More than twenty years ago, the unique concept known as Triad was born when AARP, the International Association of Chiefs of Police (IACP) and the National Sheriff’s Association (NSA) signed an agreement to work collaboratively on addressing the crime prevention needs of older citizens.
See Also: How to avoid scams and fraud
Today, Triad includes numerous other organizations and sponsors throughout the country who are working together to educate older citizens about crime and improve the relationship between law enforcement and those they serve.
The Connecticut Triad was formed in 2004 and since then has been working to address the safety needs and concerns of older adults and reduce the fear of crime in communities throughout the state. Their mission is to promote senior safety by providing information and education to prevent crimes before they happen, reduce the fear of crime that older adults often experience and enhance communications between law enforcement and older citizens.
According to Michael Martone of Connecticut’s Office of the Attorney General, older adults tend to have a higher level of trust when dealing with telemarketers, salespeople, contractors, and other strangers. As a result, they often become an easier target for fraud, identity theft and certain scams. In fact, a recent study by the AARP Foundation found that certain behaviors of older people put them more at risk of becoming a victim of fraud and other crimes.
- Opening and reading all junk mail
- Attending free lunch seminars
- Entering drawings to win a free prize
- Inviting salespeople into the home
As a member of the CT Triad Advisory Board, the AARP Connecticut state office helps to design and conduct statewide training for local Triad members, sponsor educational programs and distribute resources and information on avoiding scams and fraud. Current members of the CT Triad Advisory Board also include: The Office of the Attorney General, The Department of Social Services Aging Services Division, People’s United Bank, The CHOICES Senior Medicare Patrol (SMP) Healthcare Fraud and Abuse Project and the Connecticut Area Agencies on Aging.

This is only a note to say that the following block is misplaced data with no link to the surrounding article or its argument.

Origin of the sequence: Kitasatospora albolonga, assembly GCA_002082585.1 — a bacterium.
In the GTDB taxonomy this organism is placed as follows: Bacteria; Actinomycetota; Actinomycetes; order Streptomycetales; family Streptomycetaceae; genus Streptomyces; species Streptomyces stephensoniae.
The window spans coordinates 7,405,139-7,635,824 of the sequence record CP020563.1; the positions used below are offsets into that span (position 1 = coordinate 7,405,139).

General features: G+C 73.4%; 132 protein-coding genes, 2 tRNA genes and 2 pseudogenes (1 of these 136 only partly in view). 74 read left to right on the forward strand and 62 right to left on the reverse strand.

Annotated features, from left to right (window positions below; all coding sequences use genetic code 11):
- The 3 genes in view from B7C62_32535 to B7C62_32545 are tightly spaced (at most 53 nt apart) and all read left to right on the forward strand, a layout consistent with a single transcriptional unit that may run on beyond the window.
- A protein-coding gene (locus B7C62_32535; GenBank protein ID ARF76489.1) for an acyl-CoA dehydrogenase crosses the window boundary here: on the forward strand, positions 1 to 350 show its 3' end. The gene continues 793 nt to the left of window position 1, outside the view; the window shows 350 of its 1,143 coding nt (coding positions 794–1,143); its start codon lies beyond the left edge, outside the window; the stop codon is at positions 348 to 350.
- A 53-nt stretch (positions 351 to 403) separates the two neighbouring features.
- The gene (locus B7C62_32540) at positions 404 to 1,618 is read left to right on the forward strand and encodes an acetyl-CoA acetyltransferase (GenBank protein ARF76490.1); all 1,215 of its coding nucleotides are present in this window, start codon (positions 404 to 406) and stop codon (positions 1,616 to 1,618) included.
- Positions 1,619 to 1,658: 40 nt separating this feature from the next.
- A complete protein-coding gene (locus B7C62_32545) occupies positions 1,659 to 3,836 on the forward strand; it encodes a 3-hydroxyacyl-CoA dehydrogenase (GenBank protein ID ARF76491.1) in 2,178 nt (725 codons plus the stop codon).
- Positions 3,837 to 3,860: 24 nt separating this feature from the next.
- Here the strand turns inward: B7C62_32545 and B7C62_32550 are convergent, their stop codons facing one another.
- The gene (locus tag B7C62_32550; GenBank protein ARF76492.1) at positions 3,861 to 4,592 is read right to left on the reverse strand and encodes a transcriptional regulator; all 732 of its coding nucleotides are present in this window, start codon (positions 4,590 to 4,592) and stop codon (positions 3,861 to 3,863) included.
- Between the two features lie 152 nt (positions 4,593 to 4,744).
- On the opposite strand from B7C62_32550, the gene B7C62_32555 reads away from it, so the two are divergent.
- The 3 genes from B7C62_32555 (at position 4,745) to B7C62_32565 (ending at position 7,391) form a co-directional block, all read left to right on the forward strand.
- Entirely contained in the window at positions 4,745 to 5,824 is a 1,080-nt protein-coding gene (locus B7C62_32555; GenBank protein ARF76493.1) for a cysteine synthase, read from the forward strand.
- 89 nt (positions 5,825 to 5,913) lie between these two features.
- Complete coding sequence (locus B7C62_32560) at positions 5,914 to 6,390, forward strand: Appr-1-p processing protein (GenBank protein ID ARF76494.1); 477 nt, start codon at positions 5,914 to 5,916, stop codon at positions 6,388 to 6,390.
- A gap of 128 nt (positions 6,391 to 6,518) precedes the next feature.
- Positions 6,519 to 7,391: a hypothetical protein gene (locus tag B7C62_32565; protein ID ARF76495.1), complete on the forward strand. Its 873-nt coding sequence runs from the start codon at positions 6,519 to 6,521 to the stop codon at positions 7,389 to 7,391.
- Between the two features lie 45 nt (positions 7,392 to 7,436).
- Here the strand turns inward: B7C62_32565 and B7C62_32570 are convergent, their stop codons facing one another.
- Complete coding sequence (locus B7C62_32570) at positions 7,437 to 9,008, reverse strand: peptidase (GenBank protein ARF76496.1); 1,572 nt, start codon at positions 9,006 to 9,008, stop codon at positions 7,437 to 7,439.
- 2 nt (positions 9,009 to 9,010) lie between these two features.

The Triad concept has been successful in Connecticut because of the dedicated work of older volunteers who are willing to invest their time and energy to make their communities safer. Triad empowers older adults to become active partners in preventing crime in their own communities. Local Triads sponsor numerous community events and initiatives throughout the year designed specifically to address the safety needs of seniors in their communities.
Some of these initiatives include:
“Shred It”, which allows seniors to safely dispose of personal records to protect from identity theft.
Uniform fashion shows – to make sure seniors know what the official uniforms of local law enforcement, utility and other public safety officers look like and the type of identification they carry.
The Yellow Dot Program – created and sponsored by People’s United Bank, includes a yellow dot decal that seniors can place on their vehicle’s rear windshield to alert first responders that emergency medical information is in the glove compartment, should they be involved in a serious motor vehicle accident and are unable to communicate.
Currently, more than 50 communities in Connecticut have formed a local Triad and another 19 are interested or in the process of forming a Triad.
If you’d like to learn more about CT Triad or if you have questions about starting a Triad in your community, contact your regional Area Agency on Aging (1-800-994-9422) or the Connecticut Office of the Attorney General at 860-808-5400.